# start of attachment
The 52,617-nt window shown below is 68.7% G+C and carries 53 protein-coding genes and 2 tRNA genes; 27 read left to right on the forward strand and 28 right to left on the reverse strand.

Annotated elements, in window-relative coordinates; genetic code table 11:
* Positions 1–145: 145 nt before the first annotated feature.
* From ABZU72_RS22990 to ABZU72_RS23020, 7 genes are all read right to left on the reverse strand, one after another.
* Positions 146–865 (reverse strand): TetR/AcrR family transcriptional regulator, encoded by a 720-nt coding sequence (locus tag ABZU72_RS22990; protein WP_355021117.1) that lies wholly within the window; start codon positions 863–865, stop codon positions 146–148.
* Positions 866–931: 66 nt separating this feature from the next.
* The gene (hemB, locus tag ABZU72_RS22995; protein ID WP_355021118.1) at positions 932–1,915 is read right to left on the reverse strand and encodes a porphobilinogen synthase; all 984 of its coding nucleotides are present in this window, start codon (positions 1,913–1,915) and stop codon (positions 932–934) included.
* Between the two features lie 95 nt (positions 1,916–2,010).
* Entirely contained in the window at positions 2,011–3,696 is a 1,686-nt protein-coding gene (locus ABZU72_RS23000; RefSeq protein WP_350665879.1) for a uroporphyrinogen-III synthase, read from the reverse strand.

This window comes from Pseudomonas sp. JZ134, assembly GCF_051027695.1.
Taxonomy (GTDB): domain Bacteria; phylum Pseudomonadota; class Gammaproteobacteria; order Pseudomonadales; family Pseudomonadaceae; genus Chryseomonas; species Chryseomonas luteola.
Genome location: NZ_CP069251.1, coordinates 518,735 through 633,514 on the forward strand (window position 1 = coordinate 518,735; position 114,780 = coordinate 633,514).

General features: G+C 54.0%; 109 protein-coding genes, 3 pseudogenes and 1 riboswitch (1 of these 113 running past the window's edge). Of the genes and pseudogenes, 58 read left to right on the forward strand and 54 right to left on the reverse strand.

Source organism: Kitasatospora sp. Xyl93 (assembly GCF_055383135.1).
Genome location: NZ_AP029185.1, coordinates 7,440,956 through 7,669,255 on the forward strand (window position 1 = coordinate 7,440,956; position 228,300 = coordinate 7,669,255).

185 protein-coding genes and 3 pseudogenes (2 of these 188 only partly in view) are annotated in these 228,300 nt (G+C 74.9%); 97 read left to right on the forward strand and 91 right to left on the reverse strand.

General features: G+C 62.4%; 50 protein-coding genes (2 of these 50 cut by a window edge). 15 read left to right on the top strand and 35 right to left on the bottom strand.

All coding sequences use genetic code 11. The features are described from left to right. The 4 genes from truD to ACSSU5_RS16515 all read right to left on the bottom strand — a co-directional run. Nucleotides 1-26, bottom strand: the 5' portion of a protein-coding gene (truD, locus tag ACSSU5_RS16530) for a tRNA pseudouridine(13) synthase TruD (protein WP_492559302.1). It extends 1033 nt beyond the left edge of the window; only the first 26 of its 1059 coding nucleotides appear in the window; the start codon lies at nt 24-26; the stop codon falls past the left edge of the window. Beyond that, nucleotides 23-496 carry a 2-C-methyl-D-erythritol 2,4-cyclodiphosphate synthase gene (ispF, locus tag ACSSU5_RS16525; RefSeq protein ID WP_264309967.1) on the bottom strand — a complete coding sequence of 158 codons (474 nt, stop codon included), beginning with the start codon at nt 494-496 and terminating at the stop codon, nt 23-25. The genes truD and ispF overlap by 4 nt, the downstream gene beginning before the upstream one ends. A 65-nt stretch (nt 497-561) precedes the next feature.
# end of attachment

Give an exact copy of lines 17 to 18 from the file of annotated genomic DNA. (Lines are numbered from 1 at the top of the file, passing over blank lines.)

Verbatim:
General features: G+C 62.4%; 50 protein-coding genes (2 of these 50 cut by a window edge). 15 read left to right on the top strand and 35 right to left on the bottom strand.

All coding sequences use genetic code 11. The features are described from left to right. The 4 genes from truD to ACSSU5_RS16515 all read right to left on the bottom strand — a co-directional run. Nucleotides 1-26, bottom strand: the 5' portion of a protein-coding gene (truD, locus tag ACSSU5_RS16530) for a tRNA pseudouridine(13) synthase TruD (protein WP_492559302.1). It extends 1033 nt beyond the left edge of the window; only the first 26 of its 1059 coding nucleotides appear in the window; the start codon lies at nt 24-26; the stop codon falls past the left edge of the window. Beyond that, nucleotides 23-496 carry a 2-C-methyl-D-erythritol 2,4-cyclodiphosphate synthase gene (ispF, locus tag ACSSU5_RS16525; RefSeq protein ID WP_264309967.1) on the bottom strand — a complete coding sequence of 158 codons (474 nt, stop codon included), beginning with the start codon at nt 494-496 and terminating at the stop codon, nt 23-25. The genes truD and ispF overlap by 4 nt, the downstream gene beginning before the upstream one ends. A 65-nt stretch (nt 497-561) precedes the next feature.